Soft armor is a type of body armor made of super-strong synthetic fibers, such as Kevlar. It is often credited with being more utilitarian than hard body armour. Soft armor is usually rated to stop ballistics from small arms but is not effective in protecting against high-caliber rifle shots.

The material used to manufacture soft armor includes nylon, aromatic polyamide synthetic fiber, and ultra-high molecular weight polyethylene. These high-performance fibers have low density, high toughness, and excellent molding property. They are also lighter and easier to wear than other types of body armor. Though many people doubt the effectiveness of soft armor, it has been shown that soft armor can withstand bullets. This is because the impact force of bullets is converted to tensile and shear force. When this happens, the energy is absorbed by the body’s soft armor, and the bullet is pushed away.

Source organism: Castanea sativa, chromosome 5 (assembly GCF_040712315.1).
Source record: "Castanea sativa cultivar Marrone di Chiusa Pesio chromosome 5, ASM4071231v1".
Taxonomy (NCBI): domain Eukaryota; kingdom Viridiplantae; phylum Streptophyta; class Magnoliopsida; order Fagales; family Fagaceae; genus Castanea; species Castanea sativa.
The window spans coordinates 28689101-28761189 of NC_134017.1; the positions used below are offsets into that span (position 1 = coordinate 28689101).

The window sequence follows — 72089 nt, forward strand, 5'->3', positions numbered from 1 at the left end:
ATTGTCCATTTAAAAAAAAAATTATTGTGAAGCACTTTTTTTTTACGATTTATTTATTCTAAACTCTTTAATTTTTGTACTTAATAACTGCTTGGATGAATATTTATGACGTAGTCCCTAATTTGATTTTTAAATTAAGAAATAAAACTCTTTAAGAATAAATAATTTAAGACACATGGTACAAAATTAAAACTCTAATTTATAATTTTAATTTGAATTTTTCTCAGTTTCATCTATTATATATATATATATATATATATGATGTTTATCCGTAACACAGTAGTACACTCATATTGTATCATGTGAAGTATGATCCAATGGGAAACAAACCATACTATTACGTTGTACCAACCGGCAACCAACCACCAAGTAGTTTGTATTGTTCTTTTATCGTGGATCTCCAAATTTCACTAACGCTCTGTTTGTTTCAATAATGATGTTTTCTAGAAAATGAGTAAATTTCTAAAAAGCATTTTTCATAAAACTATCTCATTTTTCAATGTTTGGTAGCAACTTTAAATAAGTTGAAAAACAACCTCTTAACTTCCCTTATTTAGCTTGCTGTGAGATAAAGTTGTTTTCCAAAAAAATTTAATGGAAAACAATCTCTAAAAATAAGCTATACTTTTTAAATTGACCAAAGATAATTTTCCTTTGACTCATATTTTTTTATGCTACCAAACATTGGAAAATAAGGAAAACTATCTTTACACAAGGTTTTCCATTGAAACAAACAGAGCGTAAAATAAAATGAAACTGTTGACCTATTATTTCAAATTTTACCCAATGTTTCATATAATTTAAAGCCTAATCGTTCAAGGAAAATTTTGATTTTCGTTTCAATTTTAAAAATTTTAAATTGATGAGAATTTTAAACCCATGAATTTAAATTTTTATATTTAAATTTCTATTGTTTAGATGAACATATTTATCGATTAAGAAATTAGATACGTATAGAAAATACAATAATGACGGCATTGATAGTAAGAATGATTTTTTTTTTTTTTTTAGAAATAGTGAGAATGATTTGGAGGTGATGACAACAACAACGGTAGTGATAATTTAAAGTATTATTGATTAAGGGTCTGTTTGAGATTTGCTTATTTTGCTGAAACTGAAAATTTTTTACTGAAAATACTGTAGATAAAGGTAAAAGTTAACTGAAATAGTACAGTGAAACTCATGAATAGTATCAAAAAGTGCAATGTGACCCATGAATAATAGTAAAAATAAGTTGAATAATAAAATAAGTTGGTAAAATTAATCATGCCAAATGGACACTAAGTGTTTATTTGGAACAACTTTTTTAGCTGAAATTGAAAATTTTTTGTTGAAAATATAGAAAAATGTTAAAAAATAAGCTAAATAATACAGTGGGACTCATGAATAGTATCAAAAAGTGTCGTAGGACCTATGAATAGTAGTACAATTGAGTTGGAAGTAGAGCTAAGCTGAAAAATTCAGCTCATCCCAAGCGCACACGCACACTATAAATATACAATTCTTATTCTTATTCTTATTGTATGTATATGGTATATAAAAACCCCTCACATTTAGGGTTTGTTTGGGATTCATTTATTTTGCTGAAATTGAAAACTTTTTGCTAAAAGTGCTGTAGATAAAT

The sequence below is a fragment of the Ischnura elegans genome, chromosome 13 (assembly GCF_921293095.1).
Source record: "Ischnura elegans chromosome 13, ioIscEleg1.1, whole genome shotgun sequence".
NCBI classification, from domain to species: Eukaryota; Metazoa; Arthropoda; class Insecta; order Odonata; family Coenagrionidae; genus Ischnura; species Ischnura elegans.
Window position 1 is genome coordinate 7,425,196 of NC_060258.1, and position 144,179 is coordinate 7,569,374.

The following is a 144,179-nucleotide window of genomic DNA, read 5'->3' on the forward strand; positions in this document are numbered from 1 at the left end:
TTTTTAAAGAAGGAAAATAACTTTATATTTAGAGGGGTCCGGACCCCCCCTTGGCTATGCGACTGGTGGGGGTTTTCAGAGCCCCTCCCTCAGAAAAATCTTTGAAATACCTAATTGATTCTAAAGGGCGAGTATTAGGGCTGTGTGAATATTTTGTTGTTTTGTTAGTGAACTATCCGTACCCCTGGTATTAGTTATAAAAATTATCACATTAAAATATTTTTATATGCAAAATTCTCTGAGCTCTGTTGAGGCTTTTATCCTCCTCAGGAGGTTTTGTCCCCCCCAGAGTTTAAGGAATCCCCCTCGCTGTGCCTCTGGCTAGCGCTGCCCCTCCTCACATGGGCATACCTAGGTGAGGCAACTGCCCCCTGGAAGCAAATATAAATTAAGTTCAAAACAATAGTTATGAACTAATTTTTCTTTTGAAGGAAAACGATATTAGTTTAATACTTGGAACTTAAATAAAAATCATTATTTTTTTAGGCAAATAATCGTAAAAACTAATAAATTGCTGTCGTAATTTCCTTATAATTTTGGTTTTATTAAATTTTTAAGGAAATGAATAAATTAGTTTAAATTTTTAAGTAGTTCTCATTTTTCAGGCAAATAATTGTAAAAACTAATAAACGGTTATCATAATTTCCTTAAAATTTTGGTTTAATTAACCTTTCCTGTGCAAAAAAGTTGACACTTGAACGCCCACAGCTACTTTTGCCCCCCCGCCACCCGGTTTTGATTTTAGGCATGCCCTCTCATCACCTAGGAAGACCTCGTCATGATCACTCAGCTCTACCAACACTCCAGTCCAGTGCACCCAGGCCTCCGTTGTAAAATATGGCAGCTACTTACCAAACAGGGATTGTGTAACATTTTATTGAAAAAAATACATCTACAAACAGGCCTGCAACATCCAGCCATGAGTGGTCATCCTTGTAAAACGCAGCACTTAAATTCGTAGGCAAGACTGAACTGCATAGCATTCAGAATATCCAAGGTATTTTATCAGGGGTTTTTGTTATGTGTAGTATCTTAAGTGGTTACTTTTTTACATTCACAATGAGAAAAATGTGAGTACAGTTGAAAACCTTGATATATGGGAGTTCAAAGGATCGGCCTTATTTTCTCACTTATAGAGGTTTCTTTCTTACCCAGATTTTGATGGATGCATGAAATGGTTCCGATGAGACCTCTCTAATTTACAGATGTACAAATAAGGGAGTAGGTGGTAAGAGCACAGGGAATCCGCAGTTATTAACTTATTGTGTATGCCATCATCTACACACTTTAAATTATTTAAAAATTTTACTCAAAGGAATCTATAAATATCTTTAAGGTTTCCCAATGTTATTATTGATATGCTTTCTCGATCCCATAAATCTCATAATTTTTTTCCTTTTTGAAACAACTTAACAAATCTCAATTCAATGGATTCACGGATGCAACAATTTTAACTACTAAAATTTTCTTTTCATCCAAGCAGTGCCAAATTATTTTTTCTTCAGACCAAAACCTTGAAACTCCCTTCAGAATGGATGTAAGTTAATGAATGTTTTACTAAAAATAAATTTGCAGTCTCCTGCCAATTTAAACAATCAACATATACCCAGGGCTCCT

The development of soft body armor began in Joseon, Korea, in the 1860s, in response to a French military campaign in the region. Heungseon Daewongun, the leader of Korea at the time, ordered the development of bulletproof clothing. He was worried that Western armies would target the area in which the Korean people were living. Kim Gi-Doo and Gang Yoon discovered that 10 layers of cotton fabric could protect the body against bullets. This armor was used during a US Navy attack on Ganghwa Island in 1871 (click here). This armor was captured by the Smithsonian Museum, and was eventually returned to Korea, where it is on display.